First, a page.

Over at BusinessWeek (of all things), there’s an interview with Gary Swisher, “Vice President of Wheels Design” at Mattell, which puts him in charge of the Hot Wheels, Matchbox, and Tyco lines of car and car-like toys. He says some stuff that I think is pretty neat:
In the old days we would introduce technology for the sake of technology. Today’s kids are not impressed by technology—it’s just a given… Having technology is not the feature. The magic that it brings to the toy is the feature.
Well, rock on! Couple that with this comment:
The biggest thing we grapple with is exciting a kid’s imagination. Toys are the tools of imagination.
He also points out that video games have their own value — friendly competition, primarily, but imagination is not among the things they encourage. I think he’s right on about that. Man, I hope the dude’s right. Coupled with The Long Tail, this is a pretty optimistic view of the future of media.
Chris Anderson of Wired magazine talks about niche media and products on NPR. This comes from his book, The Long Tail: Why the Future of Buisiness Is Selling Less of More.
He talks about YouTube — many YouTube videos are as viewed as TV shows — and microbreweries, including Anheuser-Bucsh’s massive microbrewery effort and Amazon’s (very interesting sounding) 140,000th favorite album.
This has direct implications for those of us in small publication. He makes an interesting misjudgement, though: that it’s good enough for artists to get recognition on YouTube, rather than getting paid. What he doesn’t see — and this is weird — is that niche products command boutique prices. I mean, would I prefer to sell 10x as many copies of Shock: to make 1.1x the money? Sure! But until that threatens to happen, I’ll keep my prices the way they are, and that’s pretty good money. It makes it worth the effort. It’s already paid for printing and shipping. Now it’s starting to pay for GenCon. It will start to pay me back as soon as it ships and regular orders start.
Artists, contrary to popular belief, like to get paid and eat food.
The challenge Robert Siegal puts forth, though, is a real one: how to make niche creation pay sustainably?
I understand why some women have a thing for guys in uniform. Sometimes that uniform is brown, and sometimes when that uniform is brown, the dude brings you the proof of Shock: Social Science Fiction.
There are a couple of tweaks to do and my editor (i.e. Carrie Bernstein, i.e. my wife) is going to give it a once-over. And I have to lean a bit on my printing rep to do the last piece of the job (it’s supposed to have a matte finish and it doesn’t — it looks kinda nice this way, but decisions are decisions.) Then it ships to Brennan and me, then to you!
These are the final two illustrations from Shock: Social Science Fiction. I put them here as a way to mark my triumph, for it has taken to the air and is on its way to press as we speak. I should have proofs in a few days. Barring proof-revealed disaster, it should be on the way to mailboxes two weeks after that.
The Casbah in the Company Town.
A mind “hops” from its atrophying birth body into its newly purchased sports model.
OK, I’ve mooned over my honey, and now I’m out of money. So I’m back from Block Island and back in the saddle.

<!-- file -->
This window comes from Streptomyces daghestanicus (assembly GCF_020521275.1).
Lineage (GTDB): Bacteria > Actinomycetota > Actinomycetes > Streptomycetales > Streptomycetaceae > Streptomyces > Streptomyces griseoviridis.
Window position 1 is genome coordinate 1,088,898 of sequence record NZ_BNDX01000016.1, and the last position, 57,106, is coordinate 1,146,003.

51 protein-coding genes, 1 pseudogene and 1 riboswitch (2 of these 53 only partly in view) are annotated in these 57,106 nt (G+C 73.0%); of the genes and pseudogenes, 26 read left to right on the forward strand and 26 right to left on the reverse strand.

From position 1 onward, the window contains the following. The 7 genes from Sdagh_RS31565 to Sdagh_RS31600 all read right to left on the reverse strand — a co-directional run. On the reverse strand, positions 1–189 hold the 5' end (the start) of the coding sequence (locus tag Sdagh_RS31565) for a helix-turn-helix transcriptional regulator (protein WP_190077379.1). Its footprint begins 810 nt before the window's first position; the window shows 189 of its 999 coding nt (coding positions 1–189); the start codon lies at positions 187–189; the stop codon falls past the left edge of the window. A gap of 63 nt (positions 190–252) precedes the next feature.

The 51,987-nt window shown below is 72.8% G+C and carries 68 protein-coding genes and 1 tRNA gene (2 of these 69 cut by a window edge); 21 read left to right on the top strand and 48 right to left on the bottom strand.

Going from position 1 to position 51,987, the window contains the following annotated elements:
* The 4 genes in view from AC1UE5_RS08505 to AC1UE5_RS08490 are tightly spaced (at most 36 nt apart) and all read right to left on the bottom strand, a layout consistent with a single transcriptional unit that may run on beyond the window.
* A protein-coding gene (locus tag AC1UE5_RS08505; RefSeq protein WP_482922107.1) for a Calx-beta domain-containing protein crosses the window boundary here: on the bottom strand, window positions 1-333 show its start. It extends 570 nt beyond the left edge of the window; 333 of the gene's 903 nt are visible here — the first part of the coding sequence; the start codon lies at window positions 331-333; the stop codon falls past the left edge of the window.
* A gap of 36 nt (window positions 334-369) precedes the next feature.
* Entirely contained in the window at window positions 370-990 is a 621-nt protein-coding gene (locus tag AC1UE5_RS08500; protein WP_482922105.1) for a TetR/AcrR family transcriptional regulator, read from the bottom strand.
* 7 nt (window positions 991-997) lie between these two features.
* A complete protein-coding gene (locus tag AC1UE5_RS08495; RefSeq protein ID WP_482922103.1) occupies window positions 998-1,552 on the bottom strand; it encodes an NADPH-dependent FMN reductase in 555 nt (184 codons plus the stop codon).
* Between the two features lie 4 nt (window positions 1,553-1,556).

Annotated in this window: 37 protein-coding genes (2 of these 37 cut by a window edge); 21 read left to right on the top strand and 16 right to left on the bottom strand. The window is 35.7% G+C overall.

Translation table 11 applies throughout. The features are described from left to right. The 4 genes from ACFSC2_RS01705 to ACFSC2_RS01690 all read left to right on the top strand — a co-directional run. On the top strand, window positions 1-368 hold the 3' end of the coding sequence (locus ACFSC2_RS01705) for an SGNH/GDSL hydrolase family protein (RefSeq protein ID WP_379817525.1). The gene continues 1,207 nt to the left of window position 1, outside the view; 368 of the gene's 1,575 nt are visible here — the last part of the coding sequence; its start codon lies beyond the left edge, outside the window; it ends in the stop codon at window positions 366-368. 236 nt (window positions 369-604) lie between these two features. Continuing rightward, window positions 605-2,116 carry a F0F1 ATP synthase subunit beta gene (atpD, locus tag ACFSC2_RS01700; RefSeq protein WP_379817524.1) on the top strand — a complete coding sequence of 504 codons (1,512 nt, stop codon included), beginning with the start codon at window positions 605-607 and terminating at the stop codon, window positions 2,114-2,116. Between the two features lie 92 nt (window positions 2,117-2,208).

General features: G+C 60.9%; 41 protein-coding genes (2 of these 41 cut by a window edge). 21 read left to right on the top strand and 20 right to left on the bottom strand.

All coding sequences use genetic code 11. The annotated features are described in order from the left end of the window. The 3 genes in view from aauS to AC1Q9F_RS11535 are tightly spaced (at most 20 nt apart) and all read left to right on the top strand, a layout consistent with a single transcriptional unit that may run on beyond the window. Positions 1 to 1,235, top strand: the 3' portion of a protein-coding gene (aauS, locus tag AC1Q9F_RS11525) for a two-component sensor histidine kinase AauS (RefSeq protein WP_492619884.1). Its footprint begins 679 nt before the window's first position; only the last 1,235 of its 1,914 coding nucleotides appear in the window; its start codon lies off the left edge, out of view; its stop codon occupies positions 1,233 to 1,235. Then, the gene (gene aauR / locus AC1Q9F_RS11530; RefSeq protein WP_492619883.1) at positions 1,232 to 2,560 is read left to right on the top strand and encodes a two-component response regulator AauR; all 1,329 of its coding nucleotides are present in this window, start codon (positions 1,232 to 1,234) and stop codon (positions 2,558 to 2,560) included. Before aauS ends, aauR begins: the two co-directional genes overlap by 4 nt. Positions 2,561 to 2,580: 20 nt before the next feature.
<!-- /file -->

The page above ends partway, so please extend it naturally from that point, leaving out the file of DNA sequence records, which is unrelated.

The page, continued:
I’ve got a couple of graphic design jobs going on — a landscape architect who seems like a really good guy, and a woman whose company makes baby slings. The second is an ongoing, large-scale (for me) corporate identity. The first, I dunno; I’ve only met with the guy a little bit for a tangentially related project.
But, of course, that’s not what I’m hot about (though I am excited to get paid). This is what I’m excited to do:
I’ve got some illos to do for Shock: and then it’s done. I think I’ll do three more. One, I managed to start on our trip to Block Island and needs a few more hours. I’m not sure what to do for the rest.
I’m working on a top-secret project with Clinton R. Nixon (probably one of many over the next year or so). The Eisner-nominated Jennifer Rodgers has already done the cover illo and it’s beautiful.
I’m also working on a collection of Japanese ghost stories with Timothy Kleinert, as a sorta-supplement for The Mountain Witch. This project is exciting to me because I love these stories. They’re sort of a Mother Goose of Japanese folklore, assembled by a relative outsider, Lafcadio Hearn, who eventually became an unlikely Japanese citizen. The book will be largely stories from Kwaidan, his major collection, with some others Tim feels are appropriate and full of Japanese ghost creepiness.
Mike Mearls, big cheese over at D&D, just wrote this very encouraging article over at his Lj. If you haven’t read it, do. Then read the handwringing below where people worry that “Self-Publishing is Good” really means “THE RPG IDNUSTRY SI DOMED!”.
Sharp-eyed L-Dopan Jeff noticed that the ring in the picture below is really the One Ring. It’s true! I didn’t have any photos of our rings handy, and I liked the little joke.
But now the secret’s out! So here are our actual rings. Carrie and I made these of red gold. She made hers and I made mine, symbolically each bringing our distinctiveness to the relationship.
It’s hard to see in this picture, but they’re proportionate to our sizes. That means her whole ring fits inside my ring. Maybe that means I could eat her in one bite?
(In case anyone doesn’t know, I’m getting married this coming weekend. It’s delayed my Shock: plans for a couple of weeks so I can do the illustrations discussed below. But priorities are straight here. If you’ve pre-ordered the game, I’m sorry for holding onto your money. I promise I haven’t spent it on tequila and whores like I did with my Under the Bed money.)